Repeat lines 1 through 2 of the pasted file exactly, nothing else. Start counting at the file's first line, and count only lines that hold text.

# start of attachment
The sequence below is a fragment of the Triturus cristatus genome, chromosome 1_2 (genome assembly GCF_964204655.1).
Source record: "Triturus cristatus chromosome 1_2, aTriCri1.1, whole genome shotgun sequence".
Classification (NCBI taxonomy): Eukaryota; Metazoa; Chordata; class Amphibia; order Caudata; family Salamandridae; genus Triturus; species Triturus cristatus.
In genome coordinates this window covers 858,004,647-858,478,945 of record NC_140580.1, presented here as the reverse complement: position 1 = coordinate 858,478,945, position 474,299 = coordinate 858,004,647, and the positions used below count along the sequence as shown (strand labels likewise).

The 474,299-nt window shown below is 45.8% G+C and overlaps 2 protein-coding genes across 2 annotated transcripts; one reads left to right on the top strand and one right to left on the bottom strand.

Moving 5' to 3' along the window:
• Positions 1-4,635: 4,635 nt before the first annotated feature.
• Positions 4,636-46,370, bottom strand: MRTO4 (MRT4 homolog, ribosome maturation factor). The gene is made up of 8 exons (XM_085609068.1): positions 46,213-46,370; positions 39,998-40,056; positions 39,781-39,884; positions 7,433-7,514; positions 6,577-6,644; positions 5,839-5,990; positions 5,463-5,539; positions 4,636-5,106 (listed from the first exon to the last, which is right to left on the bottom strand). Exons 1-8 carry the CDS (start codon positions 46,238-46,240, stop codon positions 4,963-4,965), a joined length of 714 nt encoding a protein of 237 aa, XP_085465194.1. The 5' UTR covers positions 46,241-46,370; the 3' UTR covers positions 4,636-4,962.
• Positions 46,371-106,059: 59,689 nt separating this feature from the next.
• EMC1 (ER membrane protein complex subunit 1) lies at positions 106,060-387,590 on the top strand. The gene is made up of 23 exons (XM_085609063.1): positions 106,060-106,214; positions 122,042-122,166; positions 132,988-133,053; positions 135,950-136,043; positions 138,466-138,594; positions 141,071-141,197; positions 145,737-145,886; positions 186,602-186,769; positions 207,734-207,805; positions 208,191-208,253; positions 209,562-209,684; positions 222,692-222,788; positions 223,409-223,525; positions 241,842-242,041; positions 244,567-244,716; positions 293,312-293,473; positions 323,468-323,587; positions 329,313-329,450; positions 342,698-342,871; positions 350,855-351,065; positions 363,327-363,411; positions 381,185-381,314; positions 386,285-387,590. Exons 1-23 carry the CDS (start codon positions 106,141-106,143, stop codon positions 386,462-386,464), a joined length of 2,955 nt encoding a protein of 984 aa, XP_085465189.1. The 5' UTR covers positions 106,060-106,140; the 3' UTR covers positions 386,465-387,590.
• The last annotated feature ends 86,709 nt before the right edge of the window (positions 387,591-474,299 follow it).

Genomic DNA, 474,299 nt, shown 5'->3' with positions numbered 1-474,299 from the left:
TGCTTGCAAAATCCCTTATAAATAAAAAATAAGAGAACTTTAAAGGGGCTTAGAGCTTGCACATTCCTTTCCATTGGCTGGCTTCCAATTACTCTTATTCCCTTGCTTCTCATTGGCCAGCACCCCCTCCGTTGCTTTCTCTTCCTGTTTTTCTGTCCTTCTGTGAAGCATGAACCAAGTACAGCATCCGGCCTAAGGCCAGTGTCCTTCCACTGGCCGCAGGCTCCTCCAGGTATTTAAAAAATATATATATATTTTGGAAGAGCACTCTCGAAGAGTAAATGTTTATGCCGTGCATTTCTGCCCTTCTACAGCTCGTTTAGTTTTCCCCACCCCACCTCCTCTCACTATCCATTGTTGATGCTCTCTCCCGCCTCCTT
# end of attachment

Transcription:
The sequence below is a fragment of the Triturus cristatus genome, chromosome 1_2 (genome assembly GCF_964204655.1).
Source record: "Triturus cristatus chromosome 1_2, aTriCri1.1, whole genome shotgun sequence".